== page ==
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Which repairs are tenants responsible for?

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If the you’re new to renting out property, it’s worth knowing the facts about repairs and maintenance of the rental home. Many maintenance issues will be the responsibility of the landlord. These are set out in legislation as legal requirements, designed to ensure that tenants have a decent, safe and warm place to live.

Other tasks are, however, down to tenants to complete. These include smaller jobs, such as changing batteries in a smoke alarm or keeping the garden tidy.

To understand more about the line between tenant and landlord responsibilities, read on:

Which repairs are tenants responsible for?

Which repairs are the tenant’s responsibility?

Tenants are required to look after the rental home – what the law calls ‘in a tenant-like way’. This means

  • Doing minor repairs, such as changing fuses and light bulbs
  • Carrying out regular cleaning
  • Making sure that they, or their visitors, do not damage the property
  • Using any fixtures and fittings properly, for example, not blocking a toilet by flushing something unsuitable down it.

Additional duties may be set out in the tenancy agreement – decorating or gardening, for example, but the landlord isn’t allowed to assign repairs to the tenant that they are legally required to complete.

Tenants must report all repairs to the landlord quickly, to prevent problem situations deteriorating. They should also allow access to complete repairs, subject to the landlord giving at least 24 hours’ written notice.

Tenants are responsible for any appliances or furniture items, which they have provided. They may also be required to arrange repairs for appliances belonging to the landlord (such as a washing machine), which are not working but not causing a danger. This should be set out in the tenancy agreement.

If the tenant, or one of their visitors, causes damage to the property, they will be liable for the cost of fixing it. The landlord may prefer to carry out repairs and charge the tenant for the cost.

Which repairs are the landlord’s responsibility?

The landlord is responsible for all structural issues, including:

  • All electrical, wiring and electrical appliances
  • All gas pipes and gas appliances
  • All heating and hot water
  • All basins, sinks, baths and other sanitary fittings including pipes and drains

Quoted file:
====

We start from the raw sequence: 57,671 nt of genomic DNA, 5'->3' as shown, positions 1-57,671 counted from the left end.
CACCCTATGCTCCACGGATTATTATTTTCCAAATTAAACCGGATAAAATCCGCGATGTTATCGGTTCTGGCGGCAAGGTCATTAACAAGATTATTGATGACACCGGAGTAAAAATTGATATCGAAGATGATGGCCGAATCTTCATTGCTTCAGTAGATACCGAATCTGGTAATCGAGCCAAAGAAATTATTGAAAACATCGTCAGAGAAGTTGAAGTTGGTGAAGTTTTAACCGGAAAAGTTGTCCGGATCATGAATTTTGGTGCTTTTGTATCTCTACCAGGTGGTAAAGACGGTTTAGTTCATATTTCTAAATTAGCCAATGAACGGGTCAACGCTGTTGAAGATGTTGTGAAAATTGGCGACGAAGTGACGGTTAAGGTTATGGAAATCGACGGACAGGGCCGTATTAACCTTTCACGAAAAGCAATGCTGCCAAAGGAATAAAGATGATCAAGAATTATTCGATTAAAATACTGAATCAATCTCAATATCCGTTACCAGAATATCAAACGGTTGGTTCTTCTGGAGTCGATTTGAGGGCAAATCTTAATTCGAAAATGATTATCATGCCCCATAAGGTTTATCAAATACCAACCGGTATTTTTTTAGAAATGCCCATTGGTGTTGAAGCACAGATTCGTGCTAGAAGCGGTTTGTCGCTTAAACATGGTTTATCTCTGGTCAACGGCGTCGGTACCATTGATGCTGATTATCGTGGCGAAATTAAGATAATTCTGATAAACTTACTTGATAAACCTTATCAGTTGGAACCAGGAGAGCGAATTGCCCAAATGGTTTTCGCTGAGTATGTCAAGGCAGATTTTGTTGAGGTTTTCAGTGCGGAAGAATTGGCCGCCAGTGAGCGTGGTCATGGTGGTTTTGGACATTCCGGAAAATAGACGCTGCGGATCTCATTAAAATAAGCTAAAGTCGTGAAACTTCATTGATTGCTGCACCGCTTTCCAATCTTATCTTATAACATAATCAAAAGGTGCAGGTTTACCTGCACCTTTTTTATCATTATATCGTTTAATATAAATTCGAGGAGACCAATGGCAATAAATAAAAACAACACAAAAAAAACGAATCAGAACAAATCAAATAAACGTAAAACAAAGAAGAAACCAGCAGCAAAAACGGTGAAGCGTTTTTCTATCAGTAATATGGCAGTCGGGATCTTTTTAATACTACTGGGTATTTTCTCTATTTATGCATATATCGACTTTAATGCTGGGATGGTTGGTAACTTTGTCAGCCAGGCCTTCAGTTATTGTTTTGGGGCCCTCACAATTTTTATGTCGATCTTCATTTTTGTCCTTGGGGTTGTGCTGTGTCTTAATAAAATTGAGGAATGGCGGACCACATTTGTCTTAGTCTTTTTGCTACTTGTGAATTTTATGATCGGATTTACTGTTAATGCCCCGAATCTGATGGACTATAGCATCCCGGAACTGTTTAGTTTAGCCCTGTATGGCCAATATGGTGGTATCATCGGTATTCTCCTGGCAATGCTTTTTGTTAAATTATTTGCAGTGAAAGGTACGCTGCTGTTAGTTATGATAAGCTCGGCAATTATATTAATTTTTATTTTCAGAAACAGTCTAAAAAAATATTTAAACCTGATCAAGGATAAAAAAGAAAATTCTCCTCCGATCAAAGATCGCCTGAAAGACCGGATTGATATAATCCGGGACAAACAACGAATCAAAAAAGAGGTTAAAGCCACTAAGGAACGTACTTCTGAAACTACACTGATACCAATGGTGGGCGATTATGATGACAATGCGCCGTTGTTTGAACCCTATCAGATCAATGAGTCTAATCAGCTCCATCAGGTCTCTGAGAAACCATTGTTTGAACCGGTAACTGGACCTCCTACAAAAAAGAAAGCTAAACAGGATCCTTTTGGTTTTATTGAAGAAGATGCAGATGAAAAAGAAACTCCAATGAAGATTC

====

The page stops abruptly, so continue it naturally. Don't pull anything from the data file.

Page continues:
• All chimneys and ventilation
  • All drains, guttering and external pipework
  • The structure and exterior of the building, including walls, roofs, stairs and bannisters, external doors and windows.

However, the landlord is not responsible for problems caused the tenant’s negligence – a broken window, for example.

Once a problem has been fixed, the landlord must make good the decoration to the same standard as at the start of the tenancy.

Fit for habitation

For all tenancies signed after 20 March 2019, the landlord must ensure the home is fit for habitation, which means it is safe and free from hazards and won’t adversely affect the health or cause injury to the tenant. It also means there should be no issues to prevent the tenant from making full use of the home.

Damp and mould

The landlord must carry out the structural repairs needed to prevent damp. These could include fixing the causes of penetrating damp, such as leaking internal pipes, faulty guttering or external pipes or cracks in walls and window frames.

They should also ensure that there is a proper working damp-proof course to tackle rising damp and carry out any repairs to the heating and ventilation that are causing condensation.

Rats, mice and pests

The landlord is responsible for work to prevent rats, mice, cockroaches or other pests from getting into the property – by repairing holes in walls, broken air vents etc. However, the tenant is responsible for dealing with small scale infestations, unless they make the home unfit for habitation. The tenant must also take steps to prevent pests – by clearing food from the floor, for example.

Gas and electrical safety

It is the landlord’s responsibility to make sure that the gas supply and all gas appliances in the property are in a safe condition. They should be fitted, repaired and checked every year by a Gas Safe-registered engineer. This applies to gas pipework, gas cookers, gas boilers, gas fires and gas water heaters.

The same is true for electrical wiring, plug sockets and any electrical appliances which the landlord has provided.

Fire safety

Working smoke alarms should be fitted on each floor and carbon monoxide detectors in any room heated by solid fuel. The landlord must make sure these are replaced if faulty, but the tenant is responsible for replacing batteries.

If you are a landlord, we can help you manage day-to-day repairs and maintenance of your property. Get in touch with us today to find out about the services we offer and our Guaranteed Rent Scheme.

Neil Jennings

Neil is the Operations Director at Assetgrove Lettings, London's Leading Rent Guarantee Company, providing Landlords with no voids, property maintenance, fee-free property management and stress-free service.

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